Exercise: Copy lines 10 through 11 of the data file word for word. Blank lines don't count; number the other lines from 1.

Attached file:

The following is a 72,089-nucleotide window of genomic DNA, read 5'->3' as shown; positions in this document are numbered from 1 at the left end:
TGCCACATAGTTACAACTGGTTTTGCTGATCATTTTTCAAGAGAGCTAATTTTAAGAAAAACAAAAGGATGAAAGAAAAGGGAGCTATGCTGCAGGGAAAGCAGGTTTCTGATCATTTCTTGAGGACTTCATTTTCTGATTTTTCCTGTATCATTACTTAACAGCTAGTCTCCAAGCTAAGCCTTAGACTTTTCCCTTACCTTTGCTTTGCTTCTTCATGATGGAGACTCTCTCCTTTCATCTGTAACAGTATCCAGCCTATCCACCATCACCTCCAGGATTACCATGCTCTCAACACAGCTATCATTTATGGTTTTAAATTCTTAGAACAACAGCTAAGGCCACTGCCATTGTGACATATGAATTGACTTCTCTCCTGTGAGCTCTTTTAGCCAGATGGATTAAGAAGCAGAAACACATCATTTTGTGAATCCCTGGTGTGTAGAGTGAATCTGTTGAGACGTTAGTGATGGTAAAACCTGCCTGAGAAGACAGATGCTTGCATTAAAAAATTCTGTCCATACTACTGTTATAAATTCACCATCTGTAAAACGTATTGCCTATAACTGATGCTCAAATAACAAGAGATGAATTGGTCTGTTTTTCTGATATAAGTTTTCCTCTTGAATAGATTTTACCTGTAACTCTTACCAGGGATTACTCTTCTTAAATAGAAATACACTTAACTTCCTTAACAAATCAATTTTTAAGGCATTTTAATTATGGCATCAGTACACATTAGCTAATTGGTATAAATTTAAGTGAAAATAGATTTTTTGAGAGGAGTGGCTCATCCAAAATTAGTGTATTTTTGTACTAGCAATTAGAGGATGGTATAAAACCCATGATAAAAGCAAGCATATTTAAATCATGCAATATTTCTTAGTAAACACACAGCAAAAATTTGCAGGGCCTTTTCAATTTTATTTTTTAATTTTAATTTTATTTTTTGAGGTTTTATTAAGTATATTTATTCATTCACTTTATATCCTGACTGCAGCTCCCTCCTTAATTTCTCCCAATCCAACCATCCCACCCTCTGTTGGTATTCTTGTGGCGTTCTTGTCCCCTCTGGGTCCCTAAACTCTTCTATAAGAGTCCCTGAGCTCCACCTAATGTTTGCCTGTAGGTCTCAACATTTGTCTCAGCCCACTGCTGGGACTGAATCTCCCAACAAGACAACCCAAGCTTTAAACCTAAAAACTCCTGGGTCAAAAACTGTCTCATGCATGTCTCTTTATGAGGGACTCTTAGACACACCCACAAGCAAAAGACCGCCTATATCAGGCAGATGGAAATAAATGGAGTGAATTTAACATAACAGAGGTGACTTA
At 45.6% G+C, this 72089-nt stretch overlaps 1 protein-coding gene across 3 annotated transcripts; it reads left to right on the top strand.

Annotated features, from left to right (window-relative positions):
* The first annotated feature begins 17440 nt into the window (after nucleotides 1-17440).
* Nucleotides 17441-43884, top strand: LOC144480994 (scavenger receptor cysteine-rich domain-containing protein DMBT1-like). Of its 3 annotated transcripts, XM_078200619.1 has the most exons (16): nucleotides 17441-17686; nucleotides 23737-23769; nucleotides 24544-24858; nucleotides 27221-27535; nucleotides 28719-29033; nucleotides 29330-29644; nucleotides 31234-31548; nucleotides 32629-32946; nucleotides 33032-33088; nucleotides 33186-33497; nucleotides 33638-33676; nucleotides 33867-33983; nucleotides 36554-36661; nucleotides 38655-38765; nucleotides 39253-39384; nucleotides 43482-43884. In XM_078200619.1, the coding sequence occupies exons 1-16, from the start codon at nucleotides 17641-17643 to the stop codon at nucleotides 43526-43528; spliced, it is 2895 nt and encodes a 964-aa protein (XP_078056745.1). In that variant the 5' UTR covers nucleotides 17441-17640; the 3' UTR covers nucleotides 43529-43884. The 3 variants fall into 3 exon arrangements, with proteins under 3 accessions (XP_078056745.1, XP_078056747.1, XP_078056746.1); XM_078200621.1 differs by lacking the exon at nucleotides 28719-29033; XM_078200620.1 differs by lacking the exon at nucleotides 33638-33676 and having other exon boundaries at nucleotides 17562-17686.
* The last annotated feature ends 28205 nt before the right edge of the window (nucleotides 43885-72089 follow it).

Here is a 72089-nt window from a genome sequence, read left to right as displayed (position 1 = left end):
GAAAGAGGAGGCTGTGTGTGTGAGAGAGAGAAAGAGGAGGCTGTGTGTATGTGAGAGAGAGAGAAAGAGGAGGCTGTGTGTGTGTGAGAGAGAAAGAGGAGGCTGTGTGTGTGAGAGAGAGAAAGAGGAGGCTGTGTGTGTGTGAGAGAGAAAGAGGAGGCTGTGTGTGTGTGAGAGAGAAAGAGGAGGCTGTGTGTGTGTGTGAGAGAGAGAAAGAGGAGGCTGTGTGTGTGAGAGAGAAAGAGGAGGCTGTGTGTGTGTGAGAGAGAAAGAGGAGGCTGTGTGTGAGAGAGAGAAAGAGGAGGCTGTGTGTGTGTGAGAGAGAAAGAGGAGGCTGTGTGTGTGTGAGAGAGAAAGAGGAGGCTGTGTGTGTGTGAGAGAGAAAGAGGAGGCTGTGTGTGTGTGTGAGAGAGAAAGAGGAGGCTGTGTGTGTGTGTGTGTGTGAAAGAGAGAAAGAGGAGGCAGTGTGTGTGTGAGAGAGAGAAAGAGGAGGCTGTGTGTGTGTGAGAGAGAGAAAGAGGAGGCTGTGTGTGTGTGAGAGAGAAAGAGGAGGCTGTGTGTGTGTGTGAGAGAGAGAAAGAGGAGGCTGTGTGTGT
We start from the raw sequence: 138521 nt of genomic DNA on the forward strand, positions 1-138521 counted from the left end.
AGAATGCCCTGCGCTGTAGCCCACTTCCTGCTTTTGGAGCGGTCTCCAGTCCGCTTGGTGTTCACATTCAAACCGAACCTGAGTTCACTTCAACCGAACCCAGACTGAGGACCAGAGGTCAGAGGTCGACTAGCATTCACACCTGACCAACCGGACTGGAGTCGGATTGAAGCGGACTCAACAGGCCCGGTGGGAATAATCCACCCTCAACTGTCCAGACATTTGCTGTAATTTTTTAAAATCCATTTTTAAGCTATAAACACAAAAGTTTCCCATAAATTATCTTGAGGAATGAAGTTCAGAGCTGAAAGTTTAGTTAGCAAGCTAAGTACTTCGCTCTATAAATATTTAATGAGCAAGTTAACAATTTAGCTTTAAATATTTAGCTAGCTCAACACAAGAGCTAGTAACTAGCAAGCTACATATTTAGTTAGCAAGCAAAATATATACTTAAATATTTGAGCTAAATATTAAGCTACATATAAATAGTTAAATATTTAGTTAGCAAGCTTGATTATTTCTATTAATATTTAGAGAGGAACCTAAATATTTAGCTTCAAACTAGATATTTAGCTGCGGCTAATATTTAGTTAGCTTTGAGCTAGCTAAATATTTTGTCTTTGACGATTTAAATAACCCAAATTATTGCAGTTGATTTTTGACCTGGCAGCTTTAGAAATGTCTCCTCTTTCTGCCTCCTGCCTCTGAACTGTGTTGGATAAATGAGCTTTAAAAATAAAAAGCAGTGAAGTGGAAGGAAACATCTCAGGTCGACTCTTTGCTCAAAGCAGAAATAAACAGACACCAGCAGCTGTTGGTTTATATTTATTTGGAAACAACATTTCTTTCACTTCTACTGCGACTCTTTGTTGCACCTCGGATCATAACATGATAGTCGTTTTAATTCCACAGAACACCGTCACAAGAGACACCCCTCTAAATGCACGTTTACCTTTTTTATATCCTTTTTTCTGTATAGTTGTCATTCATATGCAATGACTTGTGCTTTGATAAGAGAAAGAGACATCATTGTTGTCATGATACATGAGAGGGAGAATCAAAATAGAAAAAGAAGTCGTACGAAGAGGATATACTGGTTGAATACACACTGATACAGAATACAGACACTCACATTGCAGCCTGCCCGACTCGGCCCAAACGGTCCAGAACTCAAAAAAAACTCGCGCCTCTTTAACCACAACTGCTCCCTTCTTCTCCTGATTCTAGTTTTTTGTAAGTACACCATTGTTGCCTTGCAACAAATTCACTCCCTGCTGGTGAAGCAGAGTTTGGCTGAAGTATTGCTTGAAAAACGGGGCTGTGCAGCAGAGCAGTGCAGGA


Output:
We start from the raw sequence: 138521 nt of genomic DNA on the forward strand, positions 1-138521 counted from the left end.
AGAATGCCCTGCGCTGTAGCCCACTTCCTGCTTTTGGAGCGGTCTCCAGTCCGCTTGGTGTTCACATTCAAACCGAACCTGAGTTCACTTCAACCGAACCCAGACTGAGGACCAGAGGTCAGAGGTCGACTAGCATTCACACCTGACCAACCGGACTGGAGTCGGATTGAAGCGGACTCAACAGGCCCGGTGGGAATAATCCACCCTCAACTGTCCAGACATTTGCTGTAATTTTTTAAAATCCATTTTTAAGCTATAAACACAAAAGTTTCCCATAAATTATCTTGAGGAATGAAGTTCAGAGCTGAAAGTTTAGTTAGCAAGCTAAGTACTTCGCTCTATAAATATTTAATGAGCAAGTTAACAATTTAGCTTTAAATATTTAGCTAGCTCAACACAAGAGCTAGTAACTAGCAAGCTACATATTTAGTTAGCAAGCAAAATATATACTTAAATATTTGAGCTAAATATTAAGCTACATATAAATAGTTAAATATTTAGTTAGCAAGCTTGATTATTTCTATTAATATTTAGAGAGGAACCTAAATATTTAGCTTCAAACTAGATATTTAGCTGCGGCTAATATTTAGTTAGCTTTGAGCTAGCTAAATATTTTGTCTTTGACGATTTAAATAACCCAAATTATTGCAGTTGATTTTTGACCTGGCAGCTTTAGAAATGTCTCCTCTTTCTGCCTCCTGCCTCTGAACTGTGTTGGATAAATGAGCTTTAAAAATAAAAAGCAGTGAAGTGGAAGGAAACATCTCAGGTCGACTCTTTGCTCAAAGCAGAAATAAACAGACACCAGCAGCTGTTGGTTTATATTTATTTGGAAACAACATTTCTTTCACTTCTACTGCGACTCTTTGTTGCACCTCGGATCATAACATGATAGTCGTTTTAATTCCACAGAACACCGTCACAAGAGACACCCCTCTAAATGCACGTTTACCTTTTTTATATCCTTTTTTCTGTATAGTTGTCATTCATATGCAATGACTTGTGCTTTGATAAGAGAAAGAGACATCATTGTTGTCATGATACATGAGAGGGAGAATCAAAATAGAAAAAGAAGTCGTACGAAGAGGATATACTGGTTGAATACACACTGATACAGAATACAGACACTCACATTGCAGCCTGCCCGACTCGGCCCAAACGGTCCAGAACTCAAAAAAAACTCGCGCCTCTTTAACCACAACTGCTCCCTTCTTCTCCTGATTCTAGTTTTTTGTAAGTACACCATTGTTGCCTTGCAACAAATTCACTCCCTGCTGGTGAAGCAGAGTTTGGCTGAAGTATTGCTTGAAAAACGGGGCTGTGCAGCAGAGCAGTGCAGGA